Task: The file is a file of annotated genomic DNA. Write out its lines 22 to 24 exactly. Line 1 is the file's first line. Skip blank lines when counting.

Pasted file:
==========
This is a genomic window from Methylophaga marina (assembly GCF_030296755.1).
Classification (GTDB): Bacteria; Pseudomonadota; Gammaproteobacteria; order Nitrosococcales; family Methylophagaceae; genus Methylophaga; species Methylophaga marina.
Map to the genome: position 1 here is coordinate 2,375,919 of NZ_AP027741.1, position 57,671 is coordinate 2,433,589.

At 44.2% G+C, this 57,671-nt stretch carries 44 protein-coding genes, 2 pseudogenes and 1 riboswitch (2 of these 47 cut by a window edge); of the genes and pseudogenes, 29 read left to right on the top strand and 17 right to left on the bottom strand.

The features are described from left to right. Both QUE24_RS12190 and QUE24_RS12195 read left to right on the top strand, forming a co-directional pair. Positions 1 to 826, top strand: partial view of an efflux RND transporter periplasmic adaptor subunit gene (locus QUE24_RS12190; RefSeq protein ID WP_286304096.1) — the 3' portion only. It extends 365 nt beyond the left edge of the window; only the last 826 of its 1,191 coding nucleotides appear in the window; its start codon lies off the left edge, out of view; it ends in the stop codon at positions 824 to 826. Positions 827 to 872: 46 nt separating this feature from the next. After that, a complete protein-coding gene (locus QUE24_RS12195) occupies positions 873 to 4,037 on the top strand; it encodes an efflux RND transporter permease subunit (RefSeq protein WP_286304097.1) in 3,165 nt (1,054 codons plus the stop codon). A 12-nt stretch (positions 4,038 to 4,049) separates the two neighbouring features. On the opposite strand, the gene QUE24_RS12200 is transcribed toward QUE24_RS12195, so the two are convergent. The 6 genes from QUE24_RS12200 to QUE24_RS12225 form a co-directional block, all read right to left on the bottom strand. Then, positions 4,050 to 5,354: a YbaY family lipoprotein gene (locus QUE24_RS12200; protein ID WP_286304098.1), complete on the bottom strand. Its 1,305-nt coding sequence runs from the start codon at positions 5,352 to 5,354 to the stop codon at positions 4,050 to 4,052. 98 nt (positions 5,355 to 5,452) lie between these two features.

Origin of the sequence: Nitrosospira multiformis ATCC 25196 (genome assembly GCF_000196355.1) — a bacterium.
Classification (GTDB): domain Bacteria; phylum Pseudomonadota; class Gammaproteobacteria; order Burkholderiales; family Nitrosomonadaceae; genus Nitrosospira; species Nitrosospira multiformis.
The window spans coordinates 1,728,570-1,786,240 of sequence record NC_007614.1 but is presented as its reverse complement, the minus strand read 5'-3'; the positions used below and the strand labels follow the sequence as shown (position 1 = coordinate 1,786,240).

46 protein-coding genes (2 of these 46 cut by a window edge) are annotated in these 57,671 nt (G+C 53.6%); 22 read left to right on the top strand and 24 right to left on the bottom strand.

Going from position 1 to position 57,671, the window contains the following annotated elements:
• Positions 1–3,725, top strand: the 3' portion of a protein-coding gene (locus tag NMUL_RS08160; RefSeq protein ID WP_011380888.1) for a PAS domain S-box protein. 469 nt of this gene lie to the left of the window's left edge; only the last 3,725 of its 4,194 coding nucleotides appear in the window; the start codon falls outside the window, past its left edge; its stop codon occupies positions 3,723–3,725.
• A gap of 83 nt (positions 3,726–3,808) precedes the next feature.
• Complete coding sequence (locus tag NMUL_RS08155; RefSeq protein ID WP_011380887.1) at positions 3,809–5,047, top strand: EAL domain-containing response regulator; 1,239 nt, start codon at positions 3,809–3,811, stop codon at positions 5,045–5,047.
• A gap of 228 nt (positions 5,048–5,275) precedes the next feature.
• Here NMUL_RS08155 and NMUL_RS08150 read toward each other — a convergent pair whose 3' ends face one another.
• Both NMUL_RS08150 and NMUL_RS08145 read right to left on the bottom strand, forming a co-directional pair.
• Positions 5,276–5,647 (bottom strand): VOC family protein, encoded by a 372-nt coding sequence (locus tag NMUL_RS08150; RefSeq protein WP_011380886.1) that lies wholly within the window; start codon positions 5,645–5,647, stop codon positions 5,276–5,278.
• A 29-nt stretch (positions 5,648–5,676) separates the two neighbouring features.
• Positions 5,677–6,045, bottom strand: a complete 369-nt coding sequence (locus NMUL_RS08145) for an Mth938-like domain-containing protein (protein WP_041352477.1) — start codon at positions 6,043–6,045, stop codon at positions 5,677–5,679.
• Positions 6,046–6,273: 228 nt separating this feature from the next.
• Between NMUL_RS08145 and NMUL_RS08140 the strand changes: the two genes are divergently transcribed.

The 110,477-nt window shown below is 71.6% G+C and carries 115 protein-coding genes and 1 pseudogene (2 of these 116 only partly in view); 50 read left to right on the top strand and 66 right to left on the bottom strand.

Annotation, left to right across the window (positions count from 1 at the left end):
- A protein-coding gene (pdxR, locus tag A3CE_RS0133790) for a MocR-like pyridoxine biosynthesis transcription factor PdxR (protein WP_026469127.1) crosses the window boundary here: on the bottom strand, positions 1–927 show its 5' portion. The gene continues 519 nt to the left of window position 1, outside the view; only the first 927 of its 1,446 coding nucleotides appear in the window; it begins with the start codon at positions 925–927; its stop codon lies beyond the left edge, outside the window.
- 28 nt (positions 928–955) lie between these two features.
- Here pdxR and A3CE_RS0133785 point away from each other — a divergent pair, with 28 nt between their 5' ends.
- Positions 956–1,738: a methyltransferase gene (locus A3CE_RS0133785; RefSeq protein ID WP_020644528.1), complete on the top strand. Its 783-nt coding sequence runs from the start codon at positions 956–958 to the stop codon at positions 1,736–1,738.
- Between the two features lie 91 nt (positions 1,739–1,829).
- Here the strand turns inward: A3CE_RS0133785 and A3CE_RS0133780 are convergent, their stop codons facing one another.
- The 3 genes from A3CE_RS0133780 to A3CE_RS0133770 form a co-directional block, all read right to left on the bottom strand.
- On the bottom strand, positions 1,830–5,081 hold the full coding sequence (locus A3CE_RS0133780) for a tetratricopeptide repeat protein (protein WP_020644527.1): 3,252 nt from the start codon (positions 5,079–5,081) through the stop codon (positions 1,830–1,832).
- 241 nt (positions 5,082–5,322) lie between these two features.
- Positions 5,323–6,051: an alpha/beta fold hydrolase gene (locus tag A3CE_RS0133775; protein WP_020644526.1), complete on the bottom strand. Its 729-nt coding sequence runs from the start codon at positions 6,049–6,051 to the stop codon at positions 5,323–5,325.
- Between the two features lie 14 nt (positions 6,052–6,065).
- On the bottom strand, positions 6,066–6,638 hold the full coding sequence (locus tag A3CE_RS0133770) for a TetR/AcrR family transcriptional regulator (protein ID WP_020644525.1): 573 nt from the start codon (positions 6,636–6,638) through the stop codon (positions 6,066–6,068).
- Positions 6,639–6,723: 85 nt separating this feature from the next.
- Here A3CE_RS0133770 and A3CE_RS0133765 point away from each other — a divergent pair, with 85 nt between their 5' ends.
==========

The 110,477-nt window shown below is 71.6% G+C and carries 115 protein-coding genes and 1 pseudogene (2 of these 116 only partly in view); 50 read left to right on the top strand and 66 right to left on the bottom strand.

Annotation, left to right across the window (positions count from 1 at the left end):
- A protein-coding gene (pdxR, locus tag A3CE_RS0133790) for a MocR-like pyridoxine biosynthesis transcription factor PdxR (protein WP_026469127.1) crosses the window boundary here: on the bottom strand, positions 1–927 show its 5' portion. The gene continues 519 nt to the left of window position 1, outside the view; only the first 927 of its 1,446 coding nucleotides appear in the window; it begins with the start codon at positions 925–927; its stop codon lies beyond the left edge, outside the window.